>
    > I had a question regarding the pixels-per-inch. When I load my images, it
    > says 240 ppi. I can figure out atleast that this number only has meaning

    in
    > regard to print size. The shots are 3504x2336, so 240ppi would say that to
    > get an "8MP print" I could use 14.6" x 9.7" paper and no larger.
    >
    > I noticed that when I export to another format I can "up" this number.

    What
    > does this really do? I imagine that lowering the 240 number just decreases
    > the size of print I can do (without loss of resolution), but I am not sure
    > what increasing the # would do.
    >
    > Any enlightenment on this would be appreciated.
    >
    > Thanks
    > Musty.
    >
    >

    When you open a RAW file with Adobe Camera Raw (ACR) you have the
    opportunity to determin the size of the picture. At the bottom of the ACR
    window is the size and dimensions of the image. If you click the down arrow
    next to the boxes with the dimensions, you can choose larger or smaller and
    more or less PPI. Also you can engage in interpolation after you have
    converted the image and produce 24"x36" pictures with as much stunning
    detail as a 4"x6" one. All those knockers -- who even today after
    interpolation is so successful in so many labs - say you can't do it should
    be ignored.

    Yes, it is true that the opened size of a 20D image is about 11"x14" at 300
    ppi. No, this is not the largest size which will produce prints. I scan and
    print film images every day. I also enlarge digital images and make prints
    from them. 35mm (100 ISO) film is claimed to have more ppi detail than a 20D
    file. What these claimers don't tell you because the text books haven't yet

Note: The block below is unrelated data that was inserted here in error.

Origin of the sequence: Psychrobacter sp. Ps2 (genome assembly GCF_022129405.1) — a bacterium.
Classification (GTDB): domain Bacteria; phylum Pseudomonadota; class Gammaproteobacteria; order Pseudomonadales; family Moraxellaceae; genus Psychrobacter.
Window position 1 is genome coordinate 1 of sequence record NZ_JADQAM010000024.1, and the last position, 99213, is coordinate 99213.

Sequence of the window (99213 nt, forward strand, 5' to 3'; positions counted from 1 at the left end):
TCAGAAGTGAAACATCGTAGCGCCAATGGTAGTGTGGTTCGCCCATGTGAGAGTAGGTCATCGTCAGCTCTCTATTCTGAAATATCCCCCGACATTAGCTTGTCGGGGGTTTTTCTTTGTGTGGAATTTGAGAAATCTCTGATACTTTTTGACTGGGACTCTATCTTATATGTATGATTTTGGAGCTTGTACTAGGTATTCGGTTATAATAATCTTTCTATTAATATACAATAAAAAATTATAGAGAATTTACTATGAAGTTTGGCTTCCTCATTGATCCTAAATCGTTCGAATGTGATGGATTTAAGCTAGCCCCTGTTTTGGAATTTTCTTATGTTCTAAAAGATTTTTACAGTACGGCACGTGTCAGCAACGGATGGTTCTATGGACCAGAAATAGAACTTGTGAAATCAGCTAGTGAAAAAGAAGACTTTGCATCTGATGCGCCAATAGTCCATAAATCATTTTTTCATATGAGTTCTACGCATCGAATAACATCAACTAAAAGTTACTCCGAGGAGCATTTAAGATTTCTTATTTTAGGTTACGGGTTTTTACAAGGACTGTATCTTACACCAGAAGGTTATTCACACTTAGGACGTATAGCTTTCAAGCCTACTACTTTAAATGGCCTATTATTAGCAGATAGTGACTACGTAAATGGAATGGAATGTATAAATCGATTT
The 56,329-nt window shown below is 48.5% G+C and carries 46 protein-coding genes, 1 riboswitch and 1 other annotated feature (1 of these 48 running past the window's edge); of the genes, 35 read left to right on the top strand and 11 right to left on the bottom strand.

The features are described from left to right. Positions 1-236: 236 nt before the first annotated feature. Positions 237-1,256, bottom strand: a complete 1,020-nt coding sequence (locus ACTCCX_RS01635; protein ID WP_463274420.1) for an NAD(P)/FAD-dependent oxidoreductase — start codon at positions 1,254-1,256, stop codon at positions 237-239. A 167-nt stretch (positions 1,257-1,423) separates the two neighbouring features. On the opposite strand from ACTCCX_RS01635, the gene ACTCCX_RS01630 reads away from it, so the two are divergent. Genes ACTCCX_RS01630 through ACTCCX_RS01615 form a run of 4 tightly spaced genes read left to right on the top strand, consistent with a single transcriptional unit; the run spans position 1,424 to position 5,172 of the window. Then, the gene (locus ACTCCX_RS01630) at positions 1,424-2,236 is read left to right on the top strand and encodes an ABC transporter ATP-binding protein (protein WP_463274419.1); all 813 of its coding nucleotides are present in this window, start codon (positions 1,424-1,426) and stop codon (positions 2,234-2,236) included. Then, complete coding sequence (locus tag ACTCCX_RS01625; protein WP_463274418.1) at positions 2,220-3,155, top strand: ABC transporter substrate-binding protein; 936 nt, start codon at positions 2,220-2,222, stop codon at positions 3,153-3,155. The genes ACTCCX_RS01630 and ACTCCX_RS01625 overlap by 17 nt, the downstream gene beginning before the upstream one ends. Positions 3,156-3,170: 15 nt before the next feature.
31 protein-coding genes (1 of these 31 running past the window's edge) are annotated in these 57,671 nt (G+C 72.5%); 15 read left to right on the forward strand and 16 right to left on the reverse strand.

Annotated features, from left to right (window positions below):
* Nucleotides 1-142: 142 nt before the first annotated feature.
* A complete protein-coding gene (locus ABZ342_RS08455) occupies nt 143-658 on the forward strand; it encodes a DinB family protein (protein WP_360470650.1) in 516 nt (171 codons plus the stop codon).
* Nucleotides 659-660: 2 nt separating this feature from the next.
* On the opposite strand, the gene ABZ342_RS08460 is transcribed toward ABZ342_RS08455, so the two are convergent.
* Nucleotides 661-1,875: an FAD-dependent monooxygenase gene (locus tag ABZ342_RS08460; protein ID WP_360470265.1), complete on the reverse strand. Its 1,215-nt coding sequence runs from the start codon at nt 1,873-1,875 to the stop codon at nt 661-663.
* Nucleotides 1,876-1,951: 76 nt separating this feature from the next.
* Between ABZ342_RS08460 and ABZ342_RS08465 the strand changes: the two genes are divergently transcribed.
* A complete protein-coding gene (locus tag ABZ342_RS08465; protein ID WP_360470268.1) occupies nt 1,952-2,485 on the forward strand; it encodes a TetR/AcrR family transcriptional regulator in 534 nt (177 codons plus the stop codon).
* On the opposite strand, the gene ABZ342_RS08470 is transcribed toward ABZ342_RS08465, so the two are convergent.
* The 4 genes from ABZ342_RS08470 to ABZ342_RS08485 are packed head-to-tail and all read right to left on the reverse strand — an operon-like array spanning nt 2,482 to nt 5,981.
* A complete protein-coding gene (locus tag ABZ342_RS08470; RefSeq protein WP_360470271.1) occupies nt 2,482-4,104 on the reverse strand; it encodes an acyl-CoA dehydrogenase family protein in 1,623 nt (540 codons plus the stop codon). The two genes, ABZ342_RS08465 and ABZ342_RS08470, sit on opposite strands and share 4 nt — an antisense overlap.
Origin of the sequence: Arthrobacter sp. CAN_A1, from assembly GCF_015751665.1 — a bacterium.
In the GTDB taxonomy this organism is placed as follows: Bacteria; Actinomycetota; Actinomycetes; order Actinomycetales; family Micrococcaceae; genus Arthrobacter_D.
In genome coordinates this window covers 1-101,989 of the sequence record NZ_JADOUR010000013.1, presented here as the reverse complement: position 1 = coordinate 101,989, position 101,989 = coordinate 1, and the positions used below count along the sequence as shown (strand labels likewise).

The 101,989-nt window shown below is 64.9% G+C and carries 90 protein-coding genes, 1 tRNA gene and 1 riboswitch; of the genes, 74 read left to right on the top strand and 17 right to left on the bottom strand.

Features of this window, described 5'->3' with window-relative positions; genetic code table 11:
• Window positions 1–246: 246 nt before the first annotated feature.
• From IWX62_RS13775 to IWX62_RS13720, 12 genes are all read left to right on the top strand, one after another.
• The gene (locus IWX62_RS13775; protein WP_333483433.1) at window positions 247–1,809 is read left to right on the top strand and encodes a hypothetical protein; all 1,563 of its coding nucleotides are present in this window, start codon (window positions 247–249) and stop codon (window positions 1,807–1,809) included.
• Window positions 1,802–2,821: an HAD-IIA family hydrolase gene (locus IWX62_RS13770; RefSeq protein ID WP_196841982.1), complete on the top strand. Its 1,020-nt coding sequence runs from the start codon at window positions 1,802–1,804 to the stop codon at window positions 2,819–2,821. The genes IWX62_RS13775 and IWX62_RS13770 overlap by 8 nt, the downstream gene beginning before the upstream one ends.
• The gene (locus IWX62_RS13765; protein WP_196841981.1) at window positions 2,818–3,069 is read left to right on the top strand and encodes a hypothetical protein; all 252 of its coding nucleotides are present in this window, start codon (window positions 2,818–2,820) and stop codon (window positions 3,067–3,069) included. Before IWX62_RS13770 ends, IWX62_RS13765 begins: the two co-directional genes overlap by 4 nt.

caught up with the real world... Is that 35mm has to be transformed to
    digital before comparison and it is this transformation which breaks up the
    35mm image with "digital noise" which of course pure digital images don't
    have much of.

    Enjoy your new gear. It doesn't come much better if you have a reliable one!

    Doug
    Ryadia, Dec 26, 2004
    #4
  5. Musty

    Bill Hilton Guest

    >From: "Ryadia"

    > Yes, it is true that the opened size of a 20D image is about 11"x14" at
    > 300 ppi.


    No, it is *not* true, not even close ... the files are 3504 x 2336 pixels ...
    at 300 ppi this is roughly 7.8 x 11.7 inches so you are off by almost 100%.
    Bill Hilton, Dec 26, 2004
    #5
  6. Musty

    Ryadia Guest

    "Bill Hilton" <> wrote in message
    news:...
    > >From: "Ryadia"

    >
    > > Yes, it is true that the opened size of a 20D image is about 11"x14" at
    > > 300 ppi.

    >
    > No, it is *not* true, not even close ... the files are 3504 x 2336 pixels

    ....
    > at 300 ppi this is roughly 7.8 x 11.7 inches so you are off by almost

    100%.
    >
    >
    >

    Get your head out of the text books Bill. We work in the real world now.
    Take a look at the size you can open the file at with the method I
    described.

    Doug
    Ryadia, Dec 27, 2004
    #6
  7. "Musty" <> wrote in
    news:QWDzd.6466$:

    > I noticed that when I export to another format I can "up" this number.
    > What does this really do? I imagine that lowering the 240 number just
    > decreases the size of print I can do (without loss of resolution), but
    > I am not sure what increasing the # would do.
    >


    Nothing happens really. It is just a number.
    The image is still the same. The PPI number is just
    a suggestion about actual print size. So - lower
    and increase it all you want. Nothing will change.

    The only thing you shall be aware of is resizing.
    When you resize, you can also resample, or not.
    If you resample (up or down), then the number of